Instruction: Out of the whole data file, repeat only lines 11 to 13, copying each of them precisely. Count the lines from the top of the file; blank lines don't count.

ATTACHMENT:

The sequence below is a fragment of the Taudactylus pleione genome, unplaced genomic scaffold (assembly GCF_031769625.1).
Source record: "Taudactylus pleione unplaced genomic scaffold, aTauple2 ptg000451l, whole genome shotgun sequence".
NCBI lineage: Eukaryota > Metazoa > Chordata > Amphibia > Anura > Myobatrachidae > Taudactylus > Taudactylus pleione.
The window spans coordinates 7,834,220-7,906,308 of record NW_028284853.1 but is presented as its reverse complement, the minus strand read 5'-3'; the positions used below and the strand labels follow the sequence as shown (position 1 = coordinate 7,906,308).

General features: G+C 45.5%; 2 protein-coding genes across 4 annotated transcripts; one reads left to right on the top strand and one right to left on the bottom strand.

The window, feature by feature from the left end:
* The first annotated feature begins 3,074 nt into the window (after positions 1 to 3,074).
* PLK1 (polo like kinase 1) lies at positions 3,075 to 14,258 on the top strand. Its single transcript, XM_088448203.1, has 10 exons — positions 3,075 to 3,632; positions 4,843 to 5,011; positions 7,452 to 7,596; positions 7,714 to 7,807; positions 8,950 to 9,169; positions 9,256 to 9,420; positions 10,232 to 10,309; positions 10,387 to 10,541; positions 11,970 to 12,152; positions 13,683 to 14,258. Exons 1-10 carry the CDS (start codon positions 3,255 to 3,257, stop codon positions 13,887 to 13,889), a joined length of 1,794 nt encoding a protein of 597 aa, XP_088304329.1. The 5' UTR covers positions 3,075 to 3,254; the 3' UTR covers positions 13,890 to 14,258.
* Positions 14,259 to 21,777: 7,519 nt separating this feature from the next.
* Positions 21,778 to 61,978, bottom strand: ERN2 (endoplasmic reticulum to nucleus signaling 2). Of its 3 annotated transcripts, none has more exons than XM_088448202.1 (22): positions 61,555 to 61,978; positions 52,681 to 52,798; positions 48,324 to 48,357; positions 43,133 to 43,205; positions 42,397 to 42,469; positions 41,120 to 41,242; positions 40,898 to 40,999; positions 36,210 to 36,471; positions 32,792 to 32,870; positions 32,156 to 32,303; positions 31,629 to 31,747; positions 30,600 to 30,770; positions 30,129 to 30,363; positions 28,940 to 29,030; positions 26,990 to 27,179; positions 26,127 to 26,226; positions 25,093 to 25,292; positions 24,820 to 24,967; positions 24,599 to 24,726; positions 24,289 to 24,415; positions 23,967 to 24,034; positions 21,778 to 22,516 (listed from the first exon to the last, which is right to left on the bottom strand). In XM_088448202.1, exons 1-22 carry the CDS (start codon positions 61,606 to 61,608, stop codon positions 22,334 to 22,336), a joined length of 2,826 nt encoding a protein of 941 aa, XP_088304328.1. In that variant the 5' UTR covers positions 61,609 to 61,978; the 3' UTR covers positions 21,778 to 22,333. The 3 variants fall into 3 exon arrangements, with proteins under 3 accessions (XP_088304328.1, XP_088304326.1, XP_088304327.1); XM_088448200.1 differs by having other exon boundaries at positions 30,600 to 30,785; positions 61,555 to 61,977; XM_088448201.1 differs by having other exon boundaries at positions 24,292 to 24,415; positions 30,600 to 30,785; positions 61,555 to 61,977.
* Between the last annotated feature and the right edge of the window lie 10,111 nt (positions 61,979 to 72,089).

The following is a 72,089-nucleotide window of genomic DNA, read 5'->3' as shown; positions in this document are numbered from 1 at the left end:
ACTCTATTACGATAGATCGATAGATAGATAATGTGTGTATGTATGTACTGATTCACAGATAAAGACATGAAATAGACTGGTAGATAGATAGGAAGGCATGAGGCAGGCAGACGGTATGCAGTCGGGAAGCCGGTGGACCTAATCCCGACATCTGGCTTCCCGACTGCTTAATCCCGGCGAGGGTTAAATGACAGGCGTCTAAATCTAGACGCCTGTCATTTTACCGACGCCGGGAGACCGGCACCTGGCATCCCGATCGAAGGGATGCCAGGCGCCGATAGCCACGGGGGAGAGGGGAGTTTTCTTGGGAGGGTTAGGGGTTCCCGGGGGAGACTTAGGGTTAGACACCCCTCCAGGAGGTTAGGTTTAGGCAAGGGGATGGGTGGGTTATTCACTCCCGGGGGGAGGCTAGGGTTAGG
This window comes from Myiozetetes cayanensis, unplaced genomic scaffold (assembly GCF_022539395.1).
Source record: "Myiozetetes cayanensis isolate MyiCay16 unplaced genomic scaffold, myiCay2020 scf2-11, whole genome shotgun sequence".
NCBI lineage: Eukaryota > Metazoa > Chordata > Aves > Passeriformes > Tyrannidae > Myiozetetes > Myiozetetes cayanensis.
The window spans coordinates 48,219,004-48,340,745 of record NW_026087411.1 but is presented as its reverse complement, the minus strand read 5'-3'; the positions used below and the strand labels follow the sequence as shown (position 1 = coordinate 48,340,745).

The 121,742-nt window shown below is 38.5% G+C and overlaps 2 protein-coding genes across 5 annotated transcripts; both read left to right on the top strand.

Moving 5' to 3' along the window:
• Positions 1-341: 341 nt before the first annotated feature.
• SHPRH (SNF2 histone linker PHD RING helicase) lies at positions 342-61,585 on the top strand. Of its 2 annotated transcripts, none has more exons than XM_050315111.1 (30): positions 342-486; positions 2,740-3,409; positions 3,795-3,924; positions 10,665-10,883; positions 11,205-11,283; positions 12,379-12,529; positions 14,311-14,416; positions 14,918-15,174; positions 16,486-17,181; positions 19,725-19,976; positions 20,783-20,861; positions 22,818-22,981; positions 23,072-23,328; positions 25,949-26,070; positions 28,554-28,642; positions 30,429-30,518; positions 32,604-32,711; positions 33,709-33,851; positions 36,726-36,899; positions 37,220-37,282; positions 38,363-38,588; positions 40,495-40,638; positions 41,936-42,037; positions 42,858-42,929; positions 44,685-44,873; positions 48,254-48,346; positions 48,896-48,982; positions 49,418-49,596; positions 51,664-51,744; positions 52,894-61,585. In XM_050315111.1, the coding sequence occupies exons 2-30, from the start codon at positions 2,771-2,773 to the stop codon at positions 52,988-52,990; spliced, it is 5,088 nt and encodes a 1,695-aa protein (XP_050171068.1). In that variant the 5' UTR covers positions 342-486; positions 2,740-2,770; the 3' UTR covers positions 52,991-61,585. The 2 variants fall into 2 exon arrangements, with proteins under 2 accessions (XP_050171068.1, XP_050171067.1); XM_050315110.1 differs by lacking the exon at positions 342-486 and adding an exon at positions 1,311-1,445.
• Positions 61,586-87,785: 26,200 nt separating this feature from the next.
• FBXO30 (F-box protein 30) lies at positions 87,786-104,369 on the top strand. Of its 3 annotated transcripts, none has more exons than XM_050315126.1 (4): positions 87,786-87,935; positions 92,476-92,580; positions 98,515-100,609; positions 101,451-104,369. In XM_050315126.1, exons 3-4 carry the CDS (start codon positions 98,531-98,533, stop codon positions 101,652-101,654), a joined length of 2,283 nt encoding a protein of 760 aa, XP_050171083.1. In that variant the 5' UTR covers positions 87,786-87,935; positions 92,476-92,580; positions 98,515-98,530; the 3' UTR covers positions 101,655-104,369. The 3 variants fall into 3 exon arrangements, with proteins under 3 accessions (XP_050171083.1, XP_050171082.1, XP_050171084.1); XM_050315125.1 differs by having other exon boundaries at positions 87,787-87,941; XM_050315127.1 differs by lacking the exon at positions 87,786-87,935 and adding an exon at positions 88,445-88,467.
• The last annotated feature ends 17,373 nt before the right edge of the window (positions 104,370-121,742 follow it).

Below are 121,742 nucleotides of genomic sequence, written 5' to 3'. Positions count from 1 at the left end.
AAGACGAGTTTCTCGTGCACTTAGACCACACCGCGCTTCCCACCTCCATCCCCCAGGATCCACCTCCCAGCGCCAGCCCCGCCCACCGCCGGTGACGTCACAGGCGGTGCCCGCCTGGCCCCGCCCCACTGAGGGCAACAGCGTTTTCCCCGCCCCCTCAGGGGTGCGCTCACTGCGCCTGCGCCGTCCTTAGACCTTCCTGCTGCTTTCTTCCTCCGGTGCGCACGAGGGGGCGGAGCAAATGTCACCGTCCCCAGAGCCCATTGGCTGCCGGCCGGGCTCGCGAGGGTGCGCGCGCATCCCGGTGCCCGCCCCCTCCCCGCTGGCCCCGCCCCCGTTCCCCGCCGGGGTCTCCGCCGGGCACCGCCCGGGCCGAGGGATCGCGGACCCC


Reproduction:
* Between the last annotated feature and the right edge of the window lie 10,111 nt (positions 61,979 to 72,089).

The following is a 72,089-nucleotide window of genomic DNA, read 5'->3' as shown; positions in this document are numbered from 1 at the left end:
ACTCTATTACGATAGATCGATAGATAGATAATGTGTGTATGTATGTACTGATTCACAGATAAAGACATGAAATAGACTGGTAGATAGATAGGAAGGCATGAGGCAGGCAGACGGTATGCAGTCGGGAAGCCGGTGGACCTAATCCCGACATCTGGCTTCCCGACTGCTTAATCCCGGCGAGGGTTAAATGACAGGCGTCTAAATCTAGACGCCTGTCATTTTACCGACGCCGGGAGACCGGCACCTGGCATCCCGATCGAAGGGATGCCAGGCGCCGATAGCCACGGGGGAGAGGGGAGTTTTCTTGGGAGGGTTAGGGGTTCCCGGGGGAGACTTAGGGTTAGACACCCCTCCAGGAGGTTAGGTTTAGGCAAGGGGATGGGTGGGTTATTCACTCCCGGGGGGAGGCTAGGGTTAGG